Several years ago, clinicians began investigating a new tyrosine kinase inhibitor called ibrutinib for the treatment of chronic lymphocytic leukemia (CLL) and small lymphocytic leukemia (SLL). Early clinical trials indicated that the drug outpaced the prior standard and it was hailed as a revolutionary new treatment. Yet concerns about cardiovascular toxicities somewhat dimmed the celebrations. With the final clinical trial results of ibrutinib for CLL/SLL now published, and years of data accumulated on side effects, researchers are confident that the benefits remain, and the threat of heart toxicity should not stand in the way.
CLL/SLL had been difficult to treat. Certain genetic mutations — 17p deletion, TP53 deletion or mutation, 11q deletion and unmutated immunoglobulin heavy chain variable region gene (IGHV) — put patients at high risk of early death from the cancer. Relapsed disease following initial treatment was also tied with a poor prognosis. Chemoimmunotherapy improved progression-free survival (PFS) and overall survival (OS), but patients who progressed following treatment had few, if any, options.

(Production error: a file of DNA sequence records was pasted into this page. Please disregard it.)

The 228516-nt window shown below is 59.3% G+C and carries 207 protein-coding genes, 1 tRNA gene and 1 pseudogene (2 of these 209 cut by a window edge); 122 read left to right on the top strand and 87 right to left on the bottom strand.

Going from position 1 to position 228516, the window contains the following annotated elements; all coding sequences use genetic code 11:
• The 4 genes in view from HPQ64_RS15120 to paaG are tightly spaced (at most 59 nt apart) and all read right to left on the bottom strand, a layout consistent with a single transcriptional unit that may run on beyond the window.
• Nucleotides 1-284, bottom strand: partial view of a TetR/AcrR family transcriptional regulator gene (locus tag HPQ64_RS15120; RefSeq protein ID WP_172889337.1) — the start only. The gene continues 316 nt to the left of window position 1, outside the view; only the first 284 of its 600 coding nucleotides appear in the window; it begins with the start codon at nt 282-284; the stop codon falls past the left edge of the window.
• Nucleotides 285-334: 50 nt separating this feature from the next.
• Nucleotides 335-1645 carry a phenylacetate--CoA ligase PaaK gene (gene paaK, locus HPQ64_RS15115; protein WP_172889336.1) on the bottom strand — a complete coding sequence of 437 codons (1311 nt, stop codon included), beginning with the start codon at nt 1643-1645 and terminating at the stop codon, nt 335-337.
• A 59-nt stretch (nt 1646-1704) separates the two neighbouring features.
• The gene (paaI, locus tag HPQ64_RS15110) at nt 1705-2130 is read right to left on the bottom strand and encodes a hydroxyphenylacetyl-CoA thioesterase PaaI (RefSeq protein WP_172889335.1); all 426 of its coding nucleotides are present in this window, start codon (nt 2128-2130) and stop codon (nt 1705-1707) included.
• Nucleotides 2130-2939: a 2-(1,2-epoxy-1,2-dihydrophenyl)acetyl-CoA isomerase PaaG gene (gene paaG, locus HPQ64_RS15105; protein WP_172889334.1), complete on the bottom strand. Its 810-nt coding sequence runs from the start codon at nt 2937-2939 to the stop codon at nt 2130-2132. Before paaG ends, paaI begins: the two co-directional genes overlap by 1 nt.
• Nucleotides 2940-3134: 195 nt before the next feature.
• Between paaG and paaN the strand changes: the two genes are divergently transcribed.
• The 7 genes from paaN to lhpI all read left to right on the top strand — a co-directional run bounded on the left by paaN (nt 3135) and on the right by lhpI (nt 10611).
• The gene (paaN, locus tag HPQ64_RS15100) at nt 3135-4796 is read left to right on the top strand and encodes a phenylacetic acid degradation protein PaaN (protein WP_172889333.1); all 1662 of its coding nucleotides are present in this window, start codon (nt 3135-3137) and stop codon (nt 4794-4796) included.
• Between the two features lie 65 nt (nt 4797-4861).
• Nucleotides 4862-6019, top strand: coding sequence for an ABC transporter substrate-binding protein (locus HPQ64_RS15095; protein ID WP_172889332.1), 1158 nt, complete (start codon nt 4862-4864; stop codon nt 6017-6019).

Ibrutinib changed this situation for the better. The RESONATE trial, an open-label, phase 3 study comparing this experimental drug to ofatumumab-based chemoimmunotherapy, resulted in superior outcomes for previously treated patients, leading to FDA approval in this setting.1 But adverse events raised concern, in particular arrhythmias and hypertension with prolonged use of ibrutinib. While researchers and patients awaited long-term data from the trial, they also worried about whether cardiac toxicity would halt the revolution in the care of CLL/SLL that ibrutinib seemed to offer.
A study in the American Journal of Hematology presented the final analysis of the RESONATE study.2 In the initial trial, patients with relapsed/refractory CLL or SLL following one or more prior lines of therapy were randomized to receive either ibrutinib (195 patients) or ofatumumab (196 patients). As part of the extended investigation, patients in the control arm were allowed to cross over to ibrutinib based on how they responded to their initial study treatment.
The first report of RESONATE showed improved efficacy among patients randomized to ibrutinib compared with those treated with ofatumumab. The paper seemed to confirm the initial findings. After 74 months of follow-up, the PFS among patients enrolled in the ibrutinib arm was notably longer — 44.1 months compared with 8.1 months for the ofatumumab arm. (The PFS for ibrutinib was slightly shorter than the 51 months noted in an earlier report from the study.)3 That difference included the 82% of patients with genetically high-risk disease. Five years into the study, the disease in the 40% of patients in the ibrutinib cohort had not progressed, compared with the disease in 3% of patients in the ofatumumab cohort.